"Even on Christmas Day the world is sadly not spared the cowardice and horrors of terrorism," he said.

The White House called the attacks "senseless violence and tragic loss of life" in a statement, adding that the attacks initially appeared to be terrorist acts and that the US would assist in bringing those responsible to justice.

Onlookers  gather around a car destroyed in a blast next to St. Theresa Catholic Church in Madalla, Nigeria,There were five blasts altogether, with at least 27 deadHistory of Christmas violence

Boko Haram is known in Nigeria for its increasingly bloody attacks which are aimed at implementing strict Shariah law across Nigeria. Nigerians are split roughly evenly between Muslims in the north of the country and Christians in the south.

In the native Hausa language, the name Boko Haram has the meaning "Western education is sinful." The group is based loosely in its thinking on the Taliban movement in Afghanistan and has emerged as a major security threat in the country of some 160 million people.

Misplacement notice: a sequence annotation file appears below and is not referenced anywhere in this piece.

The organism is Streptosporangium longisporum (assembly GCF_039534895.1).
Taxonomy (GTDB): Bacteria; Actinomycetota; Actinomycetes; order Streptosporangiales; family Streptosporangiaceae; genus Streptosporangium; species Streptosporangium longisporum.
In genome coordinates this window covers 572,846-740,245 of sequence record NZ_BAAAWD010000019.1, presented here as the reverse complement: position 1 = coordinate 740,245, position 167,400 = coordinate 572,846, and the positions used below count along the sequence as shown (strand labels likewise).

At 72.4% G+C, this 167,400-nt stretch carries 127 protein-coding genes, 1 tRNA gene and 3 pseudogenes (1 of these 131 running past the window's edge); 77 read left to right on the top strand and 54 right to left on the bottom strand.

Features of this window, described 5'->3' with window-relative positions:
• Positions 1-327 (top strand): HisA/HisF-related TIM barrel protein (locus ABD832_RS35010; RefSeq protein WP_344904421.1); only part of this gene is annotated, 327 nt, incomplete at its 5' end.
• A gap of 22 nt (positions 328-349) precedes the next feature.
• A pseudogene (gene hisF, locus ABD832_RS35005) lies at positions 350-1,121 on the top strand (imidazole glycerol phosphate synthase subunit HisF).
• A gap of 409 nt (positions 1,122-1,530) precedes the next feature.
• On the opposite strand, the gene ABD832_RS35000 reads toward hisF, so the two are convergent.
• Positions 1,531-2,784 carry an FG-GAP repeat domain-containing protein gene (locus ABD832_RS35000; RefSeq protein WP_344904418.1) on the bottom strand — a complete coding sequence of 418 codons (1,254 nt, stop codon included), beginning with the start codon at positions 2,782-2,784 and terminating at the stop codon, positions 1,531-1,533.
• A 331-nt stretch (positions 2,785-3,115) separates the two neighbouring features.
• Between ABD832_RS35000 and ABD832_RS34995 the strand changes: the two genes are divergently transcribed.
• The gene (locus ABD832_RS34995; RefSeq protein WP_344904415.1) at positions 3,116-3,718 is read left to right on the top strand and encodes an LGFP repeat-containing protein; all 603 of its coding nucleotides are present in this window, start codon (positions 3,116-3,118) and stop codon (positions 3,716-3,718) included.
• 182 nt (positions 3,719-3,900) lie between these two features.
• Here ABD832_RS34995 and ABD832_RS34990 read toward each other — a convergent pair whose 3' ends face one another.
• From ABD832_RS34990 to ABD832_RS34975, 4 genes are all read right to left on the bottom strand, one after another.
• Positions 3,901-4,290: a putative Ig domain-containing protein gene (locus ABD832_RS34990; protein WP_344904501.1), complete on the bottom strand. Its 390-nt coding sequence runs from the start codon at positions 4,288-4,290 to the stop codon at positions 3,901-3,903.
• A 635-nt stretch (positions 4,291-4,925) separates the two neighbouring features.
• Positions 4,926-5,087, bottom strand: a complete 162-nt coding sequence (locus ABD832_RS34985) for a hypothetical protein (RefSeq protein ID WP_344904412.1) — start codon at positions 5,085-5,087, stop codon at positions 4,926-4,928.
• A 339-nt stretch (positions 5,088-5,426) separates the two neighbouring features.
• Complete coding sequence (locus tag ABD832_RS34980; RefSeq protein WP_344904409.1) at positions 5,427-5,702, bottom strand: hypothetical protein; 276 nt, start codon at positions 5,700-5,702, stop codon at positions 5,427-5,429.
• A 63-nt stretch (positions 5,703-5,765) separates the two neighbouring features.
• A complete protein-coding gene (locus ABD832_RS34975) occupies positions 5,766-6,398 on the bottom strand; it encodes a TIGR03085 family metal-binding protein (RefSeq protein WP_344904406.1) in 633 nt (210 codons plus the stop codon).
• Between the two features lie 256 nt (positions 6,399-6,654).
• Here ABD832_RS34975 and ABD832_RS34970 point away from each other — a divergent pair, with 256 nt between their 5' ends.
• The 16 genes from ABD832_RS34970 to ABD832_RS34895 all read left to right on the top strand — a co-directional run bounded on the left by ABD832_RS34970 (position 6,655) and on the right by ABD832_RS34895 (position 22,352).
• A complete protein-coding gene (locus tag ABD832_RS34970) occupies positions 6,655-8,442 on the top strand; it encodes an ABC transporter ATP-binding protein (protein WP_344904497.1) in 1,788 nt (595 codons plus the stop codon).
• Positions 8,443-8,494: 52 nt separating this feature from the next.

Last year, a series of bombings in Jos on Christmas Eve took at least 32 lives and left several dozen wounded.

Author: Matt Zuvela (AFP, AP, Reuters)
Editor: Ben Knight

Monday, December 19, 2011

Bangladeshi woman's husband 'chopped off her fingers' BBC News -

Hawa Akther Jui recovering from the attackMs Akther hopes to continue her studies using her left hand to hold a pen

Related Stories

Human rights groups in Bangladesh have demanded a severe punishment for the husband of a young woman who allegedly cut off most of her right hand.
Police say Rafiqul Islam, 30, attacked her because she pursued higher education without his permission.
They say Mr Islam, a migrant worker, admitted to the crime shortly after returning home from the Gulf.
However there has been no independent confirmation from the suspect that he carried out the attack.